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Ngā tāke tāuru Input tax

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If you are registered for GST and buy goods or services for use in a taxable activity, you can claim an input tax deduction.

Input tax includes:

  • the GST you pay on goods and services
  • the GST you pay on goods that are imported or held in bond
  • three-twenty-thirds of the cash price of second-hand goods bought from a non-GST-registered person
  • three-twenty-thirds of the cash price of second-hand goods bought from a GST-registered person when the goods are not part of their business.

If you and the seller are associated persons, the input tax for second-hand goods is the lesser of:

  • the GST component of the original cost of the goods to the seller
  • three-twenty-thirds of the price you paid
  • three-twenty-thirds of the current market value.

Apportioning input tax

Goods or services that are used both in the taxable activity and outside of it need to have their input tax apportioned depending on how you use them. For example, you might buy a car that will be used for business and private use. You will need to estimate how much of the car’s total use will be part of the taxable activity and then calculate the input tax based on this.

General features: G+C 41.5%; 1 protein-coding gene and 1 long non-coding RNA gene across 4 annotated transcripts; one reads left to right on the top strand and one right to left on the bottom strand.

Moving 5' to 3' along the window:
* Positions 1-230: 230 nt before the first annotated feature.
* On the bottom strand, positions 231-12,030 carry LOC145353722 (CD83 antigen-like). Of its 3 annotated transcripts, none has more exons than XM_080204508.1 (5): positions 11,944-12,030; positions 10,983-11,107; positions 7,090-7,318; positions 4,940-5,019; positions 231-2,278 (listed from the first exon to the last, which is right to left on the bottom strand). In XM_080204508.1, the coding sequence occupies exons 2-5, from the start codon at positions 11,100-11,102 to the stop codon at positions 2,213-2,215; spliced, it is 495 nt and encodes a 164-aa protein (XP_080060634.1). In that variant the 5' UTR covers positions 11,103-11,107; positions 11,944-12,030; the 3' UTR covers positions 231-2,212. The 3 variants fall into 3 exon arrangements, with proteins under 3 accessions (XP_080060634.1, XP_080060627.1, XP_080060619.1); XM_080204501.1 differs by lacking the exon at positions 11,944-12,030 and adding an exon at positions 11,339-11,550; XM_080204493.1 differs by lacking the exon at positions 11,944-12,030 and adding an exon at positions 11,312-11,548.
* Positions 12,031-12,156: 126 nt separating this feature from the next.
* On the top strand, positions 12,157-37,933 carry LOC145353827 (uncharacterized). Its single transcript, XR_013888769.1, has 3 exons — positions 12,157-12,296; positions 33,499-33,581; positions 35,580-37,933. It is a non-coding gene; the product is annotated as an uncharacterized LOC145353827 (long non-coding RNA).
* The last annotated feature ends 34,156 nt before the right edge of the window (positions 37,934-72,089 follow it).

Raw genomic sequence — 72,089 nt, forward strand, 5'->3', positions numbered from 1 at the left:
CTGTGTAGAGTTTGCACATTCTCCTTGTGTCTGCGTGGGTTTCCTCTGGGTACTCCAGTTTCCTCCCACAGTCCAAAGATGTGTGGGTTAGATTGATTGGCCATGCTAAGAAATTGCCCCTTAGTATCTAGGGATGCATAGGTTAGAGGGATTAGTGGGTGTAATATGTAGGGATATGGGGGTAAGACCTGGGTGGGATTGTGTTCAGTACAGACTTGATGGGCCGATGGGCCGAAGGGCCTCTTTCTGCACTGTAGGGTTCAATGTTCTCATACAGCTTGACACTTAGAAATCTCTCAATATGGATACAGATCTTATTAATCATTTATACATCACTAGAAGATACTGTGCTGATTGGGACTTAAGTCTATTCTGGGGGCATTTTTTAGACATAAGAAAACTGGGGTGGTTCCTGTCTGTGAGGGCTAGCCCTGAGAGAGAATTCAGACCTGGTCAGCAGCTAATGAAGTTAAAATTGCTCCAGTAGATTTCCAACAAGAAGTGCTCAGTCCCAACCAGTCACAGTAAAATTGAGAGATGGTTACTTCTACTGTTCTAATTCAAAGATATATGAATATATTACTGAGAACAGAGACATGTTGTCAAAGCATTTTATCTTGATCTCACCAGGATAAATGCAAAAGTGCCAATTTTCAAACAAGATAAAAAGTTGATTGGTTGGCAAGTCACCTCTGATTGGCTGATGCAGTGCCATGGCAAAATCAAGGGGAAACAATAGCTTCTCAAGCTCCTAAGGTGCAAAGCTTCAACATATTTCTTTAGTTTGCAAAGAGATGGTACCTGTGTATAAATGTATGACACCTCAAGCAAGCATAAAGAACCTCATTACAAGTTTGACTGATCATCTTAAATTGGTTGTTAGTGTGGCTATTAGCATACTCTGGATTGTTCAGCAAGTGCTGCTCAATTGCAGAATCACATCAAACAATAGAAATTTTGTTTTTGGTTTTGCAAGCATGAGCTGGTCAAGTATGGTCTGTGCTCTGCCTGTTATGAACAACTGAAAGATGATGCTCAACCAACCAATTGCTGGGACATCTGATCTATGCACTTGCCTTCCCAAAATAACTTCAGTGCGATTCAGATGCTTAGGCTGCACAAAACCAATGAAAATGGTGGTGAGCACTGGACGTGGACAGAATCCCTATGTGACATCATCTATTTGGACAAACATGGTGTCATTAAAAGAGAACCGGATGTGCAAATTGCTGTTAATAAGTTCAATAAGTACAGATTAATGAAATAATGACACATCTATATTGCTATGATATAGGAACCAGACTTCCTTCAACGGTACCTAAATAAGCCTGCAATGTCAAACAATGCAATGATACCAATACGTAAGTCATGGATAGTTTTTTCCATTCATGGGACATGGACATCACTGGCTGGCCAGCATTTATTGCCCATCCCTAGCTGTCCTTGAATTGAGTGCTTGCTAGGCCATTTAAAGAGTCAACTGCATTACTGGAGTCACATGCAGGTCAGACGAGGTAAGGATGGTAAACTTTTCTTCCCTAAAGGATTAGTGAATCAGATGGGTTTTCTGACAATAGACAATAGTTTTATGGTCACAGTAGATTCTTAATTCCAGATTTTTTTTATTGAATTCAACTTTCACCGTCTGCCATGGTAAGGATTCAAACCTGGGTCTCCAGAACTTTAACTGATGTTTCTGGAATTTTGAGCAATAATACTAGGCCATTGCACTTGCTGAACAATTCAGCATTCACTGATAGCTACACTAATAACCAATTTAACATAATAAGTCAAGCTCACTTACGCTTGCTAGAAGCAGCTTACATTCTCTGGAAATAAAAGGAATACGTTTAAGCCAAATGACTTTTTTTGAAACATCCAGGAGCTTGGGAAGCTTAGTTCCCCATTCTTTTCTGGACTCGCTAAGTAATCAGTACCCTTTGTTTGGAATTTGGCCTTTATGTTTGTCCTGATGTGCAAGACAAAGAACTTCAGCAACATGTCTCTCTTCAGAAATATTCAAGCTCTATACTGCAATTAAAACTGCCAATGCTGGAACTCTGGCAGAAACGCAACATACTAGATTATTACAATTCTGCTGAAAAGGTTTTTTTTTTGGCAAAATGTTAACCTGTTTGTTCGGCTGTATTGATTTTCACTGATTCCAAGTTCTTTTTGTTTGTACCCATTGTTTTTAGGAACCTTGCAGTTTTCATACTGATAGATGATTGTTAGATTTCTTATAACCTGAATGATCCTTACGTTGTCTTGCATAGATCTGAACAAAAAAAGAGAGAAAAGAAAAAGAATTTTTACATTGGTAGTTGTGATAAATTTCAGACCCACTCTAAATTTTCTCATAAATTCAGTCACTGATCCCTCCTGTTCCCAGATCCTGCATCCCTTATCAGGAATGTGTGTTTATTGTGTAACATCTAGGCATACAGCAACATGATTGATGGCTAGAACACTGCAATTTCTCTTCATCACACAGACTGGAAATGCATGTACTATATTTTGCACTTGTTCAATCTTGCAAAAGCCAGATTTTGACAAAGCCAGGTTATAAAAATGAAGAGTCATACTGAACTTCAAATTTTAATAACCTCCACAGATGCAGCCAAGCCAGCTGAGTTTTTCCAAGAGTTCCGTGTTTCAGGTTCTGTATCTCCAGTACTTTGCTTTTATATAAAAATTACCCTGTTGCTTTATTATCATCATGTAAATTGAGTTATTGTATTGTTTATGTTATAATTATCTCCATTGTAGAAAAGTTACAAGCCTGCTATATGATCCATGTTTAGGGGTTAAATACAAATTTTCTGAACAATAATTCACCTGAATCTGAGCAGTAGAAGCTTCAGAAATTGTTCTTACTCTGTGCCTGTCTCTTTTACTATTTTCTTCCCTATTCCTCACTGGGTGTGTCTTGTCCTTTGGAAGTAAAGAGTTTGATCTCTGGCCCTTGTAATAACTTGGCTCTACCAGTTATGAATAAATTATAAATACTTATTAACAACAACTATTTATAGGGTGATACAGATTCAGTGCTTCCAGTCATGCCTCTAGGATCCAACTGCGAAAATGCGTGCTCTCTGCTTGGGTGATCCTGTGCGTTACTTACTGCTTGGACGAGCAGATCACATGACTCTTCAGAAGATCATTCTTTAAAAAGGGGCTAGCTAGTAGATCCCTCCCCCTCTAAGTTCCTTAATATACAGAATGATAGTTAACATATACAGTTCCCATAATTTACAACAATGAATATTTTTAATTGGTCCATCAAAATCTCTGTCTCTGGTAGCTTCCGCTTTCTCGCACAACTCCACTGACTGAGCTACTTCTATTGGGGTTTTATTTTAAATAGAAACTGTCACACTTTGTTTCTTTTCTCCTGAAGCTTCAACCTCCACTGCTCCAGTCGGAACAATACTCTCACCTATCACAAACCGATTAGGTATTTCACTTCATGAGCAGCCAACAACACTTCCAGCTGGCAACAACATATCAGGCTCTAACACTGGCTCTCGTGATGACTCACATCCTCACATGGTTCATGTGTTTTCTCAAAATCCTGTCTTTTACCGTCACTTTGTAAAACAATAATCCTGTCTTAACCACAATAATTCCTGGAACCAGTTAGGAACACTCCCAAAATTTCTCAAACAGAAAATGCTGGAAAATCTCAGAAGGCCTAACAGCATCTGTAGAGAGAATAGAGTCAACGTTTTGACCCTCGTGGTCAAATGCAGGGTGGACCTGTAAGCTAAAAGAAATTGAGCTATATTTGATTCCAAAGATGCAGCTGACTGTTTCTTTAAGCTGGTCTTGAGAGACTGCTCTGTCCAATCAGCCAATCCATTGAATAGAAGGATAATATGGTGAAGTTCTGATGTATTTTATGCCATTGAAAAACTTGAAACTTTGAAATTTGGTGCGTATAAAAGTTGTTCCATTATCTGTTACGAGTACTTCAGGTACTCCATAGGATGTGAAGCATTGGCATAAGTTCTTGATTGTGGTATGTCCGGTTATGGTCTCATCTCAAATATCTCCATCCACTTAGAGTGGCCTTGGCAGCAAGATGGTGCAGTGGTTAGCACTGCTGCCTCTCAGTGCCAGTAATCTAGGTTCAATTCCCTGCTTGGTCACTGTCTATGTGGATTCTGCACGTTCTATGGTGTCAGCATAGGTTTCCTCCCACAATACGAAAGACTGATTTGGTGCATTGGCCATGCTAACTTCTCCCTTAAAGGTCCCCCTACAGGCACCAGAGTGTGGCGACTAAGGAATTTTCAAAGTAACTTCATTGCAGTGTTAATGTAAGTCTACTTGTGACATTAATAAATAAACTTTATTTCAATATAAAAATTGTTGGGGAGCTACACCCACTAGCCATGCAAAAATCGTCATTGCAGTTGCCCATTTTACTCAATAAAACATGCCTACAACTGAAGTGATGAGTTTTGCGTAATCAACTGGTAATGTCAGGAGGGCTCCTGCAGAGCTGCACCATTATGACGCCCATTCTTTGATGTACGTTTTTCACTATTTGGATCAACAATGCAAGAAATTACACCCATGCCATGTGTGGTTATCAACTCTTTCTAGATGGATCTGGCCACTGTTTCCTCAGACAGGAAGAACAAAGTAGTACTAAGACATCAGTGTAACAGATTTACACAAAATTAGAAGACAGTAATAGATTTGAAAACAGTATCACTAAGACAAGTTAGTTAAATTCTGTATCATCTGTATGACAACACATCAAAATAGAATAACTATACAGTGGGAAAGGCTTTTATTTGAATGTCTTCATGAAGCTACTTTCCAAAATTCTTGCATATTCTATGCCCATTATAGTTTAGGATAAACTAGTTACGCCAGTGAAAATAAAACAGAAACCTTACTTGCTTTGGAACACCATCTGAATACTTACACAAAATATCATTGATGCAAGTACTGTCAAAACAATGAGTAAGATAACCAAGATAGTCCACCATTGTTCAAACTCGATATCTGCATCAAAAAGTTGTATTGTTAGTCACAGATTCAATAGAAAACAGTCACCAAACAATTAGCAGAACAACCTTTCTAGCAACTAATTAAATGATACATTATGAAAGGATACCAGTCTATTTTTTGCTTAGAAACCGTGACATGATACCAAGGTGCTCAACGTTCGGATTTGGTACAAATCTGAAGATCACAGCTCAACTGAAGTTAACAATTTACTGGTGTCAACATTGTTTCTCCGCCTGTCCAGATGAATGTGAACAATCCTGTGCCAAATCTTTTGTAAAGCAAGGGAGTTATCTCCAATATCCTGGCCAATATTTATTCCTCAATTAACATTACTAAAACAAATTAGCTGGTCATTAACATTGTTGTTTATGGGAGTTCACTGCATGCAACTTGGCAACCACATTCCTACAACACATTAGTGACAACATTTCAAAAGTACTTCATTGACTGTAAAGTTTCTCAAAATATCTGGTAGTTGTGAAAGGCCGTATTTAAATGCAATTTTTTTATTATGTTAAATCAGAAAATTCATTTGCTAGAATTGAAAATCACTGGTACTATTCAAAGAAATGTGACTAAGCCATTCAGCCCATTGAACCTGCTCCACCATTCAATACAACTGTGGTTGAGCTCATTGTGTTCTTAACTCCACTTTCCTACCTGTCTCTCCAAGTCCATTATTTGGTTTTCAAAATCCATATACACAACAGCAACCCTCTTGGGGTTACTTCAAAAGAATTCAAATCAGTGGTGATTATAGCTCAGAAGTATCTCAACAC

“Mixed-use assets” are a particular set of goods with special rules for apportioning input tax.

Your prediction of how goods and services would be apportioned between business purposes and private use might turn out to have been inaccurate. If this is the case, you may need to make an adjustment for change-in-use.

When you dispose of goods or services in the course of a taxable activity and you have not claimed a full input tax deduction, you may claim an additional deduction. For example, if you bought a car for both business and private use and so claimed 70% of the input tax deduction at that time, part of the GST due on the amount you later sold the car for can be claimed as an adjustment on disposal.